With sights of spring break on the horizon, plans for getaways are underway. Every year millions of people take vacations for a number of reasons: to soak up warm weather, to travel with friends or visit family, to get a break from work, to experience a new culture, to disrupt an ordinary routine, etc. And every year, millions of others don’t.
As a matter of fact, the U.S. is the only developed country that does not legally require employers to provide a single paid vacation day, whereas a country like France requires at least 30. Of Americans whose employers do offer paid vacation, more than half of employees leave a week unused each year. The stress of planning a big trip or the frustration of dealing with details along the way or the unfamiliarity of the location or the anxiety about what’s not getting done at home causes countless to return less rested than before they left.
If we don’t have the opportunity or willpower to vacation well, we certainly don’t know how to retreat well. In this upcoming blog series, we hope to provide some guidance about how to retreat, clarity about what retreating is and isn’t, and tools you can tuck away for the next time you are ready to retreat yourself. For today: why a retreat is not a vacation.
Yes, retreats and vacations share similarities, but they are not the same thing. Before we retreat or vacation, we may feel desperate and say, “I just need to get away!” But a retreat is not just about disconnecting, it’s about reconnecting. Retreats offer the chance to reconnect with our faith, our bodies, our values, our friends, our hopes, our surroundings. On retreat, we might rediscover a rhythm of life that is more sustainable, a relationship with God that is more vulnerable, and a presence in the moment fuller than we knew possible.
Vacations require planning and navigating surprises or glitches that emerge along the way. Sometimes this adds stress. Retreats, in contrast, require a practice of setting intentions. Doing this ahead of time encourages greater ease, flow, and renewal. How much structure do I need? What will I leave behind? What will I lean into? What do I most need from this time and place? How will I stay present to God and to my intentions? A little bit of reflection beforehand can go a long way. In addition, retreat centers are structured to receive and support us so that we can live into those intentions. The accommodation rooms, meal service, and even outdoor amenities like hiking trails all aim to foster restoration and renewal.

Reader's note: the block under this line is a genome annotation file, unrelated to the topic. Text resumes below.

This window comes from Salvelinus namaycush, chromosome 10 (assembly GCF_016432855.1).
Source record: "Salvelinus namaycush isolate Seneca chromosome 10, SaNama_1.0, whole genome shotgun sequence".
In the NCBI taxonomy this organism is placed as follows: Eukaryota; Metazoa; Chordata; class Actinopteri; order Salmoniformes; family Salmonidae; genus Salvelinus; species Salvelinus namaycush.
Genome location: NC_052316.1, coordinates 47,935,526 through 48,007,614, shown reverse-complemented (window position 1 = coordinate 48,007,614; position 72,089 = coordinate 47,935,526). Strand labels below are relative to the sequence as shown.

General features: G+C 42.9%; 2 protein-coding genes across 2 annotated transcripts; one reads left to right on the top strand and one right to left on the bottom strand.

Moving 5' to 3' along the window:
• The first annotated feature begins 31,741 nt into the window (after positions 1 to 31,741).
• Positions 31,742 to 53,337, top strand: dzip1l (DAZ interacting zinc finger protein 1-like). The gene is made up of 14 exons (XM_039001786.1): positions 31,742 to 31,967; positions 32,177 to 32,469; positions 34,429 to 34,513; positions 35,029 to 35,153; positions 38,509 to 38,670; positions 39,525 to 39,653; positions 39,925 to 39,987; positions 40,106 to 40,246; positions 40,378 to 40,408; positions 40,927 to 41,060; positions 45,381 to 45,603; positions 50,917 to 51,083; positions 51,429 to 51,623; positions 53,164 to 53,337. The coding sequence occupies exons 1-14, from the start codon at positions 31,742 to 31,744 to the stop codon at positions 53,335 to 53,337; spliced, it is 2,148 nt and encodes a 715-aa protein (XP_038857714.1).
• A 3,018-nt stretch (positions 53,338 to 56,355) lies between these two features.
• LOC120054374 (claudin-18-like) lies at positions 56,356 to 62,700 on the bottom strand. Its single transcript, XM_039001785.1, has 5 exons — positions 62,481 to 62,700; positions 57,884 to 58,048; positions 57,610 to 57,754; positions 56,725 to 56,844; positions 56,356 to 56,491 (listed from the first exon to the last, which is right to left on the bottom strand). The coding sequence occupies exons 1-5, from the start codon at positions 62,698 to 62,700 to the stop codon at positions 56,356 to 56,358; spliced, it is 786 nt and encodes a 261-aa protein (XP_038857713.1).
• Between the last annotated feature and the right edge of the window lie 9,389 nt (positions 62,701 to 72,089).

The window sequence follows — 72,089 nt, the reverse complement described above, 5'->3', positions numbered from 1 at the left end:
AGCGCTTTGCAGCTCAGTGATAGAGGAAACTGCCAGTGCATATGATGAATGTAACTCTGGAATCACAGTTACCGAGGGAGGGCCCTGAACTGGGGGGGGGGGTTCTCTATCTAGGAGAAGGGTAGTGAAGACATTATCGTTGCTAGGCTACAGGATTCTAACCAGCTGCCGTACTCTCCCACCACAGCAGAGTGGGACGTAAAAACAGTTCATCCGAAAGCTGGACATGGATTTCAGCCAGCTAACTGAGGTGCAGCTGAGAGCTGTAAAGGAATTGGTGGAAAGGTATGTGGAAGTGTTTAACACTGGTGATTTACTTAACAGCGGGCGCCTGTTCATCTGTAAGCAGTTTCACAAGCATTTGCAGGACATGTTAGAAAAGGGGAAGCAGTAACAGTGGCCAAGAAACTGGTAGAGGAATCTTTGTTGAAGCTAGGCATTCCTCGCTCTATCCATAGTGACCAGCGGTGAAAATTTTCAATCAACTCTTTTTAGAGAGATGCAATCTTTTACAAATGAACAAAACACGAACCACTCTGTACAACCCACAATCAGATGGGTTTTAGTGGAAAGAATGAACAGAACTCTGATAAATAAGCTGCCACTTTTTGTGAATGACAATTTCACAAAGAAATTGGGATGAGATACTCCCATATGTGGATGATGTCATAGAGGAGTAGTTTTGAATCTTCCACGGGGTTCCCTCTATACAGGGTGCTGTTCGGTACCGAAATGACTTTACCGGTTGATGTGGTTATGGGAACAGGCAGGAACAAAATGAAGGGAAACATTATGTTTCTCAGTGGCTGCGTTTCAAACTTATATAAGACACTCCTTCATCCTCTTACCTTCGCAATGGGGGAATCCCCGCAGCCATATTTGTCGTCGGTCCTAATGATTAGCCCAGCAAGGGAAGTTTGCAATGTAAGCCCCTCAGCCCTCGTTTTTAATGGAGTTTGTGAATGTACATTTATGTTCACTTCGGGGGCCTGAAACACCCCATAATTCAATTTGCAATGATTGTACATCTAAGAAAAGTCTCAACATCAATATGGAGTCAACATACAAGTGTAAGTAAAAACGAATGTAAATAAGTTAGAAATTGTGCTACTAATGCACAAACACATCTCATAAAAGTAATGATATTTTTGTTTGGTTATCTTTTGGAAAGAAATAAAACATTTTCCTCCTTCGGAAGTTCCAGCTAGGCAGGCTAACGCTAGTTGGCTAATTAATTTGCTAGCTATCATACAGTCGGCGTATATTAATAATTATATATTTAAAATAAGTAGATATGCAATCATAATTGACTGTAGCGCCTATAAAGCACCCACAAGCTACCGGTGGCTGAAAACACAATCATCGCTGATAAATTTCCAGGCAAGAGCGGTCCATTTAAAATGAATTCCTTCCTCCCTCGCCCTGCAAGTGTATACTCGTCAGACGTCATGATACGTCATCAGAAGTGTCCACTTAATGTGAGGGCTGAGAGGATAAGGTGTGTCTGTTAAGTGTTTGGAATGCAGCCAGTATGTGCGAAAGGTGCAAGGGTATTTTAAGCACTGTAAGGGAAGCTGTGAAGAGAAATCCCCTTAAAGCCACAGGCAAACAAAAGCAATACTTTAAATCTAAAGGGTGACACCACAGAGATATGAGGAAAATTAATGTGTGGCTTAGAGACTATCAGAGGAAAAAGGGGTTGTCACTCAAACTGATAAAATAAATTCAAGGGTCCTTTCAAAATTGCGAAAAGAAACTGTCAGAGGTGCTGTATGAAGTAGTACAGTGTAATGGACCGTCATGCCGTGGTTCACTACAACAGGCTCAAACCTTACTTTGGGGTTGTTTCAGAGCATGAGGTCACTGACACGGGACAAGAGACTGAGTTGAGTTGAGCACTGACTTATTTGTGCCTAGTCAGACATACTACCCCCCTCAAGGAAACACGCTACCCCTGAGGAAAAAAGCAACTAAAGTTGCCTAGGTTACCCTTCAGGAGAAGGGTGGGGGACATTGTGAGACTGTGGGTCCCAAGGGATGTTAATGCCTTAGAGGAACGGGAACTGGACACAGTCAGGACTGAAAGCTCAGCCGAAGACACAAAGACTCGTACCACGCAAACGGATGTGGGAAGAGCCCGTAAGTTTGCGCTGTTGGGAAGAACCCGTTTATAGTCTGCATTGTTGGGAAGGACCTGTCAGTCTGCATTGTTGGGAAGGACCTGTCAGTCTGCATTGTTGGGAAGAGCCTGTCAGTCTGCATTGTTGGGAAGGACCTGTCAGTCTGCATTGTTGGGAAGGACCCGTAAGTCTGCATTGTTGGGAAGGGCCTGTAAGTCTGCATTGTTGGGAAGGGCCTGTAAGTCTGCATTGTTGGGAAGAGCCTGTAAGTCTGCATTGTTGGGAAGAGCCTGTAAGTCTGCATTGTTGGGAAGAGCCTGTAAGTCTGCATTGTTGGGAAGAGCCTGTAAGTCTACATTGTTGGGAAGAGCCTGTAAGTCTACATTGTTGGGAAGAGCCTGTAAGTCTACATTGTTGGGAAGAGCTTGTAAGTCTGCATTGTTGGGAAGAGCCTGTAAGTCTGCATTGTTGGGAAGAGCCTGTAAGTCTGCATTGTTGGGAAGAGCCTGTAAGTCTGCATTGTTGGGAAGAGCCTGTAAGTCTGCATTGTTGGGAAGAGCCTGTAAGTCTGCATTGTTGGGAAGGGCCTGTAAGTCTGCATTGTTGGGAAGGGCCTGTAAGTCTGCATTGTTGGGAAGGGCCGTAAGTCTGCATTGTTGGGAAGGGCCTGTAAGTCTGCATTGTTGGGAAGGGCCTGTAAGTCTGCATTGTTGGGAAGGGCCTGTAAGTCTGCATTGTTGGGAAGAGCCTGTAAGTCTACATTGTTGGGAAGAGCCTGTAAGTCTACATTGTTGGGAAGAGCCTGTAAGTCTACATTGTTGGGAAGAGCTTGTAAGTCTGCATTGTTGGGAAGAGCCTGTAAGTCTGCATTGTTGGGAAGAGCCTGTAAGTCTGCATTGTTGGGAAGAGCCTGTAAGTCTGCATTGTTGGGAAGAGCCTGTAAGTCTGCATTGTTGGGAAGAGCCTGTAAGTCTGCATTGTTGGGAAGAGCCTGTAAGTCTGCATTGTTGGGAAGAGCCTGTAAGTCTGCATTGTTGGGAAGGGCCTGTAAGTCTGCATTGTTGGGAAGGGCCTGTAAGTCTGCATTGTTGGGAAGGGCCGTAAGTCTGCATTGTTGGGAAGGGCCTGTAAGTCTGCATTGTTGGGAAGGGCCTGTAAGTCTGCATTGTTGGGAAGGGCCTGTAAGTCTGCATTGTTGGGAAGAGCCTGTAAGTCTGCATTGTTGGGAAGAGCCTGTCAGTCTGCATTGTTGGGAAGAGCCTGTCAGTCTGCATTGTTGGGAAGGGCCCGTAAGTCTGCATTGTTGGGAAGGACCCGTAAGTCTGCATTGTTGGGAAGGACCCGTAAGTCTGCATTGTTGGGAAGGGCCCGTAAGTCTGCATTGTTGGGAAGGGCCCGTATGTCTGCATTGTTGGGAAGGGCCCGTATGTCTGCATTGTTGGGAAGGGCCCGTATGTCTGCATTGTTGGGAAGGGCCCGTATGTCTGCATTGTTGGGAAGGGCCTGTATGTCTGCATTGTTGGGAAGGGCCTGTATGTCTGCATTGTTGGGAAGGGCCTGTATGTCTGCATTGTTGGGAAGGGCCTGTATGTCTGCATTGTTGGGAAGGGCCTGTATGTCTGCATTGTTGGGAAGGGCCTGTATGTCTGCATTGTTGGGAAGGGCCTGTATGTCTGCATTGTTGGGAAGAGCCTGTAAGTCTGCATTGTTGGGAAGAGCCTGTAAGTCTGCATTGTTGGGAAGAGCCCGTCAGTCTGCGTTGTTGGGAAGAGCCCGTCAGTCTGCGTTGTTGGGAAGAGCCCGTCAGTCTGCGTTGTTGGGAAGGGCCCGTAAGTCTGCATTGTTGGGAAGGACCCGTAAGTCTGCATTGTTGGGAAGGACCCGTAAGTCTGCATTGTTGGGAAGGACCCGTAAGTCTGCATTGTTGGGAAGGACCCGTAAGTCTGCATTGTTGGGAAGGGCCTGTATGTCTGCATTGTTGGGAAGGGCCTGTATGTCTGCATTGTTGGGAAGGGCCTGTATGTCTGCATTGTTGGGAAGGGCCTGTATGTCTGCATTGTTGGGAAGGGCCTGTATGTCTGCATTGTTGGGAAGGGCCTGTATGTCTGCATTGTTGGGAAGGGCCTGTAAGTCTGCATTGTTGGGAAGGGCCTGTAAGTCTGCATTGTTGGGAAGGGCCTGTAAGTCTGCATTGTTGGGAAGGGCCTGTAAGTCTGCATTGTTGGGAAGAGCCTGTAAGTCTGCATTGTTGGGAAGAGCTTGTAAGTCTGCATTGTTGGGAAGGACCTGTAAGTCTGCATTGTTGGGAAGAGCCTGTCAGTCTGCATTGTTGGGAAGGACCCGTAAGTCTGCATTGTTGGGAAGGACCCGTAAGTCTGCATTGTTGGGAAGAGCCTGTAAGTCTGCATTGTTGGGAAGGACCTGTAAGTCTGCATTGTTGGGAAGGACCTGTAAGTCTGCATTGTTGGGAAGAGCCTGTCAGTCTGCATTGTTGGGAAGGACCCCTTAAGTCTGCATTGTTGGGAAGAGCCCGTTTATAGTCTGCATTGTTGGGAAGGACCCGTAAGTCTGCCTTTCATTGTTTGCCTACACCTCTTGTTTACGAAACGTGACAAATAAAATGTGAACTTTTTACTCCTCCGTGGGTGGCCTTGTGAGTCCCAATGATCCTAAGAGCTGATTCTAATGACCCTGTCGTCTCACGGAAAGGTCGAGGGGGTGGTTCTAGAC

Finally, vacations tempt us to overschedule ourselves. Surely I can ride all the rollercoasters and visit the zoo and go on a hike and sunbathe by the pool and take the bus tour and eat at all the recommended restaurants! In contrast to this frenzied pace (and spirit of consumption), retreats offer relief from busyness, productivity, and the fear of missing out. On a retreat, we slow way down, we resist the urge to fill every hour, and we listen deeply to our soul. We might spend the first day sleeping and a significant part of everyday in silence, stillness, and solitude – and that’s worth celebrating, because true rest is a precious gift.
There is far more to say about what retreating is and isn’t, so stay tuned for upcoming blogs that offer guidance, clarity, and tools for your own journey. On this day, in whatever small or simple way, may you retreat wherever you are.
Jeremy Bork is the Director of Programming and Communications at Mount Olivet Conference & Retreat Center and an ordained minister in the Reformed Church in America. To learn more about scheduling a retreat, fill out this inquiry form.